Ask Dog Lady—Spring 2015
Dear Dog Lady,
I have a Maltese/Pomeranian mix. I brought her home at five-weeks-old and had her in a playpen. She weighed one and one-third pounds. I took her out every 15 minutes when I brought her home and I kept increasing the time. She learned to ring the bell to go out from the cat who does this to go out. The problem is the dog does not always go out. She has ruined my white carpet by choosing on occasion to go in the house. She is now four years old and I am ready to give her away if she does not stop soiling indoors. Help.—Shirley, Peoria, IL
A: After four years, you should love your dog enough to train her properly and to understand the mistakes that are yours and the ones to blame on the dog. When you got your dear little Malti-Pom at five weeks, the pup was too young to leave the birth nest. No puppy should leave its dog-mother and littermates until eight or, optimally, ten weeks. Why? Because puppies absorb much learning and socialization the longer they stay. For example, they learn the fundamentals of keeping their living area, such as a crate or fenced enclosure, clean. If trained properly, no dog likes to soil its home.
Your dog is a dog, not a cat. The cat does not have the job of teaching your dog how to ring a bell to go outside. You have that responsibility. You are the one who should have trained your dog properly. You are the one who should take your dog outside. You are the one who should have bonded with your dog. You should know her schedule and when she is going to have an accident on your white carpet. Your dog has no malice; her mistakes are your mistakes.
Your dog is your responsibility and you should rededicate yourself to her care and feeding. It is never too late to train if you invest the time, attention, and patience.
Dear Dog Lady,
My husband and I just adopted Bishop, a one-year-old Cocker Spaniel, from a local animal shelter. This is my first pet and I did a lot of thinking before we made this commitment. He’s a very good dog—housebroken, loving, smart—and I have no reason to complain.
But I thought I’d bond immediately with this dog. Instead, I’ve been feeling depressed. It’s not a constant thing. Sometimes I’m really happy about having him and I always feel love and concern for him. But I have trouble sleeping and eating and whenever we leave the house, all I can think about is how he’s behaving while I’m away. Is this normal? Will I adjust the longer we have the dog or should my ease with him be more instant? Please help.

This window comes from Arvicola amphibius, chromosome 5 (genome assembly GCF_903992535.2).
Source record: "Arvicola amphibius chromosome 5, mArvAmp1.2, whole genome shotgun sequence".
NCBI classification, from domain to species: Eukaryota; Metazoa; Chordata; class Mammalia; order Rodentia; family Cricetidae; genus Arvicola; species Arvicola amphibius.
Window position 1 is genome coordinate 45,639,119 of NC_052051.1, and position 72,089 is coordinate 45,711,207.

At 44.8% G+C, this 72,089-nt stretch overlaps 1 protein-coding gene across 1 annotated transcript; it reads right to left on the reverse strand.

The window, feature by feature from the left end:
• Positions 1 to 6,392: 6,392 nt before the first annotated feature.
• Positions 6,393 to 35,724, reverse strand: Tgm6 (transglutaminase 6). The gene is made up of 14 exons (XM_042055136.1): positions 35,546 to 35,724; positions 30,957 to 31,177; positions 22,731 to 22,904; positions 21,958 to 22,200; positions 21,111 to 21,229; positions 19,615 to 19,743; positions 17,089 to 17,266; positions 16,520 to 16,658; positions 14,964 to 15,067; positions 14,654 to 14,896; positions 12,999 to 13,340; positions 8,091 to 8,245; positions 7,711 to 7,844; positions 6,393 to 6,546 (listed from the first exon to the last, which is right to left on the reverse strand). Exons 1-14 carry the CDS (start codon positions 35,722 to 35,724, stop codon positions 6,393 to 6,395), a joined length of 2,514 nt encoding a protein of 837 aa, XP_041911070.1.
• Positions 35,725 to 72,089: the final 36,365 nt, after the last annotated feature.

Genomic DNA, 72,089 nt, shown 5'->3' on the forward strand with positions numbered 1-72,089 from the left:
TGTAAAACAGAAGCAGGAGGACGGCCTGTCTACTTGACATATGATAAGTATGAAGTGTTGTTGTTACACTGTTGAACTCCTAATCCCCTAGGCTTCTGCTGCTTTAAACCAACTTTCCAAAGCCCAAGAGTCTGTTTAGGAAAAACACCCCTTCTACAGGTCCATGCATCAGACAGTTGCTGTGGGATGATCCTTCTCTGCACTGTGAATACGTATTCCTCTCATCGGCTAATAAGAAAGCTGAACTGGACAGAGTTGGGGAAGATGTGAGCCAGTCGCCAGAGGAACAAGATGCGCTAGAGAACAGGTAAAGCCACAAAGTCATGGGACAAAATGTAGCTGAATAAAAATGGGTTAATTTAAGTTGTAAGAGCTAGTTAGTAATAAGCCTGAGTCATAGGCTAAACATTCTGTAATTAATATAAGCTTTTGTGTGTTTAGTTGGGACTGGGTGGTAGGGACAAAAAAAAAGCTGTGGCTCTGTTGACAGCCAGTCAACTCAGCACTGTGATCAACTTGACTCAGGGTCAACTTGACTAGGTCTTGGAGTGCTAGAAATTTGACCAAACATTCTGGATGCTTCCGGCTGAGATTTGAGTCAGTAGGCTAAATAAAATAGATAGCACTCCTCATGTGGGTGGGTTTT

—Holly, New York, NY
A: Any new relationship comes with the inevitable strain of adjustment. Your dreams of a dog can clash with the reality of having a dependent creature under your roof. You are torn between taking care of the dog and yearning for the good old days when you were footloose and fancy free. In the struggle to bond, resentment arises—along with guilt and concern that you’re “doing it right” because the dog is so innocent, loving, smart, and entirely your responsibility.
Dazed Dog Lady remembers staring at the puppy crated and corralled in her study and thinking: “What have I done?” Keep going and stay strong. There will be an “Aha!” moment when you and Bishop finally connect in a way that seals the deal. The queasiness you’re feeling now is completely normal. Bonding with another person can be difficult enough; bonding with another species can be near impossible at first. Stick it out. When you finally feel that joyful tie to your dog, you will have a reached a new level of human patience—and canine love.
Dear Dog Lady,
I’m at a dicey time in my life. At 44, I’ve been “downsized” from my high tech job and been out of work for six months. To make ends meet, I’ve had to move in with a roommate who is another laid-off worker—from the financial services field. She rents half of a house, which I’m sharing and paying half the rent. Because she lived there first, she’s spread her stuff all over the place. I’m quarantined to a small room.
Not only must I contend with her, but also I have to live with her dog, a large Poodle named Jim (by the way, I’ve always thought it odd when people give their dogs real human names). She lets Jim wander freely around the house and the other day I came home to find Jim lounging on my bed. My roommate was home at the time but hadn’t bothered to check up on the dog’s whereabouts.
Initially, I was appalled when I saw Jim on my bed and I shooed him away. But after he wandered off, I had the strangest feeling of desolation. I realized I was touched because the dog had chosen my bed for a catnap. Now I leave my door open for Jim and am disappointed when he doesn’t come in for a visit. I never much cared for dogs before. What’s happening to me?
—Royce, Chicago, IL.
A: You’re realizing that, at a time in your life when you feel very disheartened, there are unexpected beacons to light your way. Dog Lady imagines your deflation at currently having no job and no home of your own. Jim has somehow shown you in his own unprejudiced doggish way that you have a glimmer of possibilities for change. How sweet the dog has a human name.
Continue to leave your door open for Jim. You might want to keep a stash of healthy dog treats in your room (freeze dried liver chunks are ideal because you can break them into tiny pieces) so he learns you’re not going to shoo him away but reward him for his incursions. Enjoy the attention as you get back on your feet. Feeling those first stirrings of healing—as you’ve felt toward Jim—might be the start of something bigger to come.
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